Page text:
Violence Scars the Pearl of the Indian Ocean
With its beautiful beaches, tropical climate and famous tea plantations, the island of Sri Lanka is often referred to as the teardrop of India or the pearl of the Indian Ocean. The explorer Marco Polo is reputed to have said that, for its size, it was “better circumstanced than any island in the world.”
That beauty belies a bloody past, which burst into view in Easter Sunday’s deadly attacks on churches and luxury hotels. Nearly 300 were killed. The government says the blasts were carried out by suicide bombers from a hitherto little-known local jihadi group.
This violence should not be conflated with the three-decade civil war that was fought between the predominantly Buddhist Sinhalese majority and mostly Hindu Tamil minority, which resulted in more than 100,000 deaths. The Easter attacks were focused rather on Christians and foreigners. The terror group blamed—National Thowheed Jamath—was not an active player in the civil unrest.
While the motive is not known, the attacks send a message that instability is back in Sri Lanka, and that’s a big challenge for a government that has been troubled to say the least in the past six months by a leadership brawl.
Prime Minister Ranil Wickremesinghe was sacked by the president—and replaced by former strongman leader Mahinda Rajapaksa—before a court reinstated him. His hold on power is still fragile. This is a chance for him to unite his country against terrorism in any form. With communal tensions still bubbling below the surface, Sri Lanka can ill afford anything else.
Tourism hit | The attack has left travelers scrambling to leave, with hotels bracing for cancellations. Tour operators in India, the biggest market for visitors to Sri Lanka, are also scrapping trips. That would hurt an industry that contributes almost 5 percent to the economy. The death toll among foreigners has risen to 39, including nationals from India, Portugal, Turkey, the U.K. and the U.S.
Homegrown | Members of Sri Lanka’s Muslim community were not surprised that National Thowheed Jamath has been blamed for the bombings—they’ve been warning intelligence officials about the group for years. Part of its doctrine is to target the non-Muslim community, which it argues should be killed. The organization has splintered as leaders pursued separate funding sources, and while not all members were radicalized, experts say the group is extremist.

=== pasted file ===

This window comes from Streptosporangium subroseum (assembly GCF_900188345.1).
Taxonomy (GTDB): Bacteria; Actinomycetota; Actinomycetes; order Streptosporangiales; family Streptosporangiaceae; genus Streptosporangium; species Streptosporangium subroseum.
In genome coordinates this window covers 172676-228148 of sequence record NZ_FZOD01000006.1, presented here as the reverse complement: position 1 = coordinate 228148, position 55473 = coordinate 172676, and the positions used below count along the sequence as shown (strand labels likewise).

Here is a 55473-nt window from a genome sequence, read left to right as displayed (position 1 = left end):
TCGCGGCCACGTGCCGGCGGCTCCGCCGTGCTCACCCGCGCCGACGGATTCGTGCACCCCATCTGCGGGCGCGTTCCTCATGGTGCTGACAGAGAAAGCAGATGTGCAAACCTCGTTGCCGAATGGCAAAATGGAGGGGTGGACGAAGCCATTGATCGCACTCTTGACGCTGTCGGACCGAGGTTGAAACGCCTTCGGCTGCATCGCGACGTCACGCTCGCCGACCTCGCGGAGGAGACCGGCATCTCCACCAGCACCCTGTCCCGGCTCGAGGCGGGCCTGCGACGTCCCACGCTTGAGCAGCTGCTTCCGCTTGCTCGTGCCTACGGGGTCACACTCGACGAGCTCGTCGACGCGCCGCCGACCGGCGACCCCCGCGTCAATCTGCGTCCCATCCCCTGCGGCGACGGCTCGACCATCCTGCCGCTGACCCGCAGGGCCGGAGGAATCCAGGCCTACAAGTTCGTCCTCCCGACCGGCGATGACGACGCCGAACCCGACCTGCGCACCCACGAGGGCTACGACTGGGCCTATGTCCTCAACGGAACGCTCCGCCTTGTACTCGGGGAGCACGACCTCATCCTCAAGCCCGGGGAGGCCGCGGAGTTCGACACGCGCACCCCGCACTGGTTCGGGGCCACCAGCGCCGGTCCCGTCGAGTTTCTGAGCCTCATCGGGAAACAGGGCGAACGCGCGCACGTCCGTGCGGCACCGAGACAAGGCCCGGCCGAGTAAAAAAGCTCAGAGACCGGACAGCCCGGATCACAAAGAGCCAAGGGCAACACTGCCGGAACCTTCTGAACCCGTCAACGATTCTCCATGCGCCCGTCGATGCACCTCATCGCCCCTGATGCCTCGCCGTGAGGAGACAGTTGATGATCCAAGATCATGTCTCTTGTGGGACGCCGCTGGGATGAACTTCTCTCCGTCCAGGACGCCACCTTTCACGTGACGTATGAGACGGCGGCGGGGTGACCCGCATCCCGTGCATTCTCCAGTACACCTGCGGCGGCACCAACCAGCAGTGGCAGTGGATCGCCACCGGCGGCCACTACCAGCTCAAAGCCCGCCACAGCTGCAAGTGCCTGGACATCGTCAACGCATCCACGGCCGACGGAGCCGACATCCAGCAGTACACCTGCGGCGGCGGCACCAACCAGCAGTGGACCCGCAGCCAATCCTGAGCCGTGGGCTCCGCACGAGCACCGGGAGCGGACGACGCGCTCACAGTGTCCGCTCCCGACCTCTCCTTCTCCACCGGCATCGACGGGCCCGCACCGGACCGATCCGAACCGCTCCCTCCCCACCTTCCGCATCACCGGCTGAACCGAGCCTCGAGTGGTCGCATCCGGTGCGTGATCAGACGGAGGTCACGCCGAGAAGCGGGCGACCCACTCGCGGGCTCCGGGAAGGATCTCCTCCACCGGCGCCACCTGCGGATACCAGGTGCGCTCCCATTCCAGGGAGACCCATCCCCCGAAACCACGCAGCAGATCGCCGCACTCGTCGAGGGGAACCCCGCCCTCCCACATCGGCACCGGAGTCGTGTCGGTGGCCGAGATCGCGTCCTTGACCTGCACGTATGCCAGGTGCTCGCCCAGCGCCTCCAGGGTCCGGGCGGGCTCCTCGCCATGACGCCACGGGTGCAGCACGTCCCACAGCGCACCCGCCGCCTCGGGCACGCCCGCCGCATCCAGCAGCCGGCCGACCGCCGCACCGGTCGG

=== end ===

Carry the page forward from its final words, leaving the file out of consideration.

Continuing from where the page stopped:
Iran pressure | The Trump administration won’t renew waivers that let countries buy Iranian oil without facing U.S. sanctions, after President Donald Trump got commitments from Saudi Arabia and the United Arab Emirates to offset any shortfall, Nick Wadhams reports. Secretary of State Michael Pompeo plans to announce the decision today, with the current waivers due to expire on May 2.
Rare criticism | Former allies of Turkish President Recep Tayyip Erdogan have attacked his leadership, an unusual sign of rebellion within the party that’s governed for two decades. Ahmet Davutoglu, once Erdogan’s handpicked successor for the AK Party, said the party “must face the reality of decreasing public support” due to “arrogant” policies. The criticism comes amid signs the economy is plunging deeper into recession after last year’s currency crash.
No joke | Ukraine’s most-watched comedian romped home in a presidential runoff as voters vented frustration at the ex-Soviet republic’s lack of progress since a revolution five years ago. Volodymyr Zelenskiy’s campaign was heavy on style with only a sprinkling of policy proposals. Meanwhile, a government-backed candidate scored a razor-edge win in North Macedonia’s presidential election and will advance to a runoff against an opposition figure who opposes a deal that opened the way to western integration.
Trump roundup | The president returns from a long Easter weekend in Florida to a new political landscape. It’s one where his administration is at last freed from Robert Mueller’s pursuit, yet laid bare in all its dysfunction by the special counsel’s report. Click here for a look at Trump’s secret Moscow skyscraper project.
And finally … The Sri Lanka explosions, mostly in the capital Colombo, cut through churches and hotels, destroying buildings and blowing out windows. “Even during 26 years of war, we did not experience a calamity like this,” says Hiran Cooray, chairman of Jetwing Symphony, the investment arm of Sri Lankan hotelier Jetwing. Click here for a photo slideshow of the aftermath.
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